Combined Central and Peripheral Demyelinating Spectrum Disorder: A Case Report and Systematic ReviewAuthor(s): Lourdes de Fatima Ibanez Valdes and Humberto Foyaca Sibat*
Background: Combined Central and Peripheral Demyelination (CCPD) disorders are composed of uncommon clinical pathologies characterized by central and peripheral nervous system inflammatory processes of the Myelin Sheath (MS). Clinical features of CCPD are atypical for MS, with a lack of oligoclonal immunoglobulin G bands causing CCPD target nodes and paranodes of a node of Ranvier in the CNS/PNS and an associated anti-neurofascin antibody. The previous report about the speed recovery after anti-CD20 monoclonal antibody-Rituximab therapy has not been published.
Methods: We searched the medical literature for articles on CCPD and other autoimmune-mediated peripheral neuropathies between January 01, 2012, and January 01, 2022, following our inclusion/exclusion criteria. The relevant information was extracted from each publication using Microsoft Excel in a structured coding scheme. Our investigation used aggregate data where possible, following the PRISMA guidelines, and all studies were screened for bias using an internationally accepted scoring system.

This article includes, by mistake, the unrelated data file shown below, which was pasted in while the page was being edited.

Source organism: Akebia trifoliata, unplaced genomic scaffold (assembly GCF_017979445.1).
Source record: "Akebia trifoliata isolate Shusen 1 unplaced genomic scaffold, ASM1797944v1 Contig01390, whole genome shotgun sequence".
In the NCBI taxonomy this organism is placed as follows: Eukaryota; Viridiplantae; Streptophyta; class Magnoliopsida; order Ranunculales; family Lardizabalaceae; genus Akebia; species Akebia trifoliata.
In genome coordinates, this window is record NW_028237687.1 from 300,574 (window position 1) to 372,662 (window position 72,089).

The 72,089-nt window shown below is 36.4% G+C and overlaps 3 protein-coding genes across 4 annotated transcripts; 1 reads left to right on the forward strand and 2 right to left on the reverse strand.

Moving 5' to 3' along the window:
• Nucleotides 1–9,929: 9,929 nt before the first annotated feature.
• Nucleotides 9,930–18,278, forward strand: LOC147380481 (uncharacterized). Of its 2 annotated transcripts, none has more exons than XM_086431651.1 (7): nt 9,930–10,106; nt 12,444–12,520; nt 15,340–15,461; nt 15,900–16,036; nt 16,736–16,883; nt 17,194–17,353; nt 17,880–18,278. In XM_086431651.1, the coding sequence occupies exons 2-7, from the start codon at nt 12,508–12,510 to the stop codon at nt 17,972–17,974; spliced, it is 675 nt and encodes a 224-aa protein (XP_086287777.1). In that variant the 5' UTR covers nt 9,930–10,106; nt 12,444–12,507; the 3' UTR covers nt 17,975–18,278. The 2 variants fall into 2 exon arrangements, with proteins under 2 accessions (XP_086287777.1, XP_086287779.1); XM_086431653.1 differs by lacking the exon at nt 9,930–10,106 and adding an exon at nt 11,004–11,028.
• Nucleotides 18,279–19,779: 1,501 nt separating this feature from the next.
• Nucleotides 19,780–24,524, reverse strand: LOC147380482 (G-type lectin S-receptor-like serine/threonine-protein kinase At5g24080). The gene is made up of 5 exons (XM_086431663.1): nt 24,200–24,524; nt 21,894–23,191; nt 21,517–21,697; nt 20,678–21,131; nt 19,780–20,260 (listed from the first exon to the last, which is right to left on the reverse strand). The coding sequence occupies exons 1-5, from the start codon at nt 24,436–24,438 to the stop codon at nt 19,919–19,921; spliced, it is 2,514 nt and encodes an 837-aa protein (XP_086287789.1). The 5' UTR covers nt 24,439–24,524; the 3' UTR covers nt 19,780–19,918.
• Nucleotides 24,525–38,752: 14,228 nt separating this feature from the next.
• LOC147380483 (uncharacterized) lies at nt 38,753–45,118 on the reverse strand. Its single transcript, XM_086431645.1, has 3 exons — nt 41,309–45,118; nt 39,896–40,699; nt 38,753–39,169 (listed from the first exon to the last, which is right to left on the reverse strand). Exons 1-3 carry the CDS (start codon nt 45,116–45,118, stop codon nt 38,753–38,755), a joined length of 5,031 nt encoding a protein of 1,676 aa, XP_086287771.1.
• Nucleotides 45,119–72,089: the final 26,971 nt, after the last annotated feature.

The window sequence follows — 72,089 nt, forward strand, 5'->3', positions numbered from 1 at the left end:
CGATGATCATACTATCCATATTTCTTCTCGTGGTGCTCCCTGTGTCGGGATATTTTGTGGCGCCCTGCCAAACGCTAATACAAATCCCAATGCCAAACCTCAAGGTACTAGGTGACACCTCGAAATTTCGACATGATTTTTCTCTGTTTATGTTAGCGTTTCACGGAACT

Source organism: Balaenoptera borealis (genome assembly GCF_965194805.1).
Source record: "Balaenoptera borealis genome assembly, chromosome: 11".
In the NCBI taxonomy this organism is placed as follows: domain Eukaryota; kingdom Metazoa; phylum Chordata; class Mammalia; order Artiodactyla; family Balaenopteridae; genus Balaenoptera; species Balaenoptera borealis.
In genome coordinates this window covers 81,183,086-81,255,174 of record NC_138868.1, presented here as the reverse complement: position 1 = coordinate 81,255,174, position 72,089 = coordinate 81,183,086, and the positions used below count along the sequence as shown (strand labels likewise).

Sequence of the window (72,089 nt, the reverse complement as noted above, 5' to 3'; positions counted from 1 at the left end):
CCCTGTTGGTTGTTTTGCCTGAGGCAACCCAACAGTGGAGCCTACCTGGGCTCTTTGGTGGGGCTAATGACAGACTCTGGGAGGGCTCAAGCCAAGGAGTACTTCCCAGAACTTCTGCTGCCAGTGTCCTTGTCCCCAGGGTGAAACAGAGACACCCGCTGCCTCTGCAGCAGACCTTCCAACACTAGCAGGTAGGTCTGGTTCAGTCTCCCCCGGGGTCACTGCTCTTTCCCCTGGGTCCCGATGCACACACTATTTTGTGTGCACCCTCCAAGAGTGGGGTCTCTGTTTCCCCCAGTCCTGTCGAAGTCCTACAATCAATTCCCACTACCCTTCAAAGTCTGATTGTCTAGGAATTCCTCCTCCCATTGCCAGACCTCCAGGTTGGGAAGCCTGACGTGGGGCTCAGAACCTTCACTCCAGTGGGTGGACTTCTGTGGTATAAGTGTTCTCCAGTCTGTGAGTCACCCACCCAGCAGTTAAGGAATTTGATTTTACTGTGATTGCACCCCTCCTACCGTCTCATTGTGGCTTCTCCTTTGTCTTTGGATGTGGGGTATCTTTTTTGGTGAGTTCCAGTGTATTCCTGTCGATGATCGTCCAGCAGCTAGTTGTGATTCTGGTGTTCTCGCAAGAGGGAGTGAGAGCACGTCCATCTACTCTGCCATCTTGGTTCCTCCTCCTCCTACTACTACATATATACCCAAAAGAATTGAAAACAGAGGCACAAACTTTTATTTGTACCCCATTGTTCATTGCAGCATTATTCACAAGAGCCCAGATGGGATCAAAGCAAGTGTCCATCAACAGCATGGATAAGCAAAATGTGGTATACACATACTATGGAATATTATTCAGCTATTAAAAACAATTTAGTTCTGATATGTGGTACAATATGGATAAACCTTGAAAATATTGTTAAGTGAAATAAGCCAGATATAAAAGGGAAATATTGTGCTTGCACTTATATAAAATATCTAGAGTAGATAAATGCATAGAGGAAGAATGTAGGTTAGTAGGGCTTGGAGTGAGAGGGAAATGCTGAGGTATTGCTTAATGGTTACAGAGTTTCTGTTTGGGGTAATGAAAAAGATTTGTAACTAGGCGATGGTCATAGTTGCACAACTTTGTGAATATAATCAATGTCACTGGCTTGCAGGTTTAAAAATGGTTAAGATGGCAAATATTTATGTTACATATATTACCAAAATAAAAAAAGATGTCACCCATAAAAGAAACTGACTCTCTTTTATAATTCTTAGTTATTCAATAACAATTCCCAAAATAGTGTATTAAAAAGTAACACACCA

Results: A total of 88 cases have been reported within this period, and 59% were females. Only 21 cases presented clinical manifestations of the Central Nervous System (CNS) and Peripheral Nervous System (PNS) simultaneously at the onset, with an overall mean age of 33.3 ± 12.4 (SD) years. The sensory disturbance was the most common sign reported (92%), followed by motor signs (89.4%) and abnormal gait (81%). Raised albumin level in the CSF was seen quite often. (79.9%).
Case presentation: A 32-year-old female patient complaining of two months history of numbness and cramps of the left foot and five days of the same paresthesias of the right lower limb. The paresthesia then involving both lower limbs and ascending. After ten days, there was an onset of weakness in both lower limbs. Two months later, the patient needed aid for walking. She had initially sought traditional medicine unsuccessfully. However, one month later noticed distal weakness in the upper limbs and symmetrical sensory disturbances in four limbs. NVC and CT/MRI of the brain and spinal cord confirmed the diagnosis of CCPD.